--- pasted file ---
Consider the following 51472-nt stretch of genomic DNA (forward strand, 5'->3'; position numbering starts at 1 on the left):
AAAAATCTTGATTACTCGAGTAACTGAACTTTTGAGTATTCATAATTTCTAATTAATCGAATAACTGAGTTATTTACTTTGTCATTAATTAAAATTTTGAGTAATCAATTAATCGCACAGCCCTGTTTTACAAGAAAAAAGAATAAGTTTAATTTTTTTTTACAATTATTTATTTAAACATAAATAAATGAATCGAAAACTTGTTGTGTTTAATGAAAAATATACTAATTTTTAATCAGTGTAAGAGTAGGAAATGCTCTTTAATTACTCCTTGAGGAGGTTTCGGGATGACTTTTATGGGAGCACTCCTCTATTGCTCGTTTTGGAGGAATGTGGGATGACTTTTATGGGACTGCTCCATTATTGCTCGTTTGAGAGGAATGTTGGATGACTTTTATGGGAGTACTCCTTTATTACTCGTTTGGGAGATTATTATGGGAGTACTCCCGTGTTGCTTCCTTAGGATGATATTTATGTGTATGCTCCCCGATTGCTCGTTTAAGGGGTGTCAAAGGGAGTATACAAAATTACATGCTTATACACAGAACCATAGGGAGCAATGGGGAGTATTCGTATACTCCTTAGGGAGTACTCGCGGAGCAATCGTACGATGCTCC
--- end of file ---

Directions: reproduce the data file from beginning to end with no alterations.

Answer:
Consider the following 51472-nt stretch of genomic DNA (forward strand, 5'->3'; position numbering starts at 1 on the left):
AAAAATCTTGATTACTCGAGTAACTGAACTTTTGAGTATTCATAATTTCTAATTAATCGAATAACTGAGTTATTTACTTTGTCATTAATTAAAATTTTGAGTAATCAATTAATCGCACAGCCCTGTTTTACAAGAAAAAAGAATAAGTTTAATTTTTTTTTACAATTATTTATTTAAACATAAATAAATGAATCGAAAACTTGTTGTGTTTAATGAAAAATATACTAATTTTTAATCAGTGTAAGAGTAGGAAATGCTCTTTAATTACTCCTTGAGGAGGTTTCGGGATGACTTTTATGGGAGCACTCCTCTATTGCTCGTTTTGGAGGAATGTGGGATGACTTTTATGGGACTGCTCCATTATTGCTCGTTTGAGAGGAATGTTGGATGACTTTTATGGGAGTACTCCTTTATTACTCGTTTGGGAGATTATTATGGGAGTACTCCCGTGTTGCTTCCTTAGGATGATATTTATGTGTATGCTCCCCGATTGCTCGTTTAAGGGGTGTCAAAGGGAGTATACAAAATTACATGCTTATACACAGAACCATAGGGAGCAATGGGGAGTATTCGTATACTCCTTAGGGAGTACTCGCGGAGCAATCGTACGATGCTCC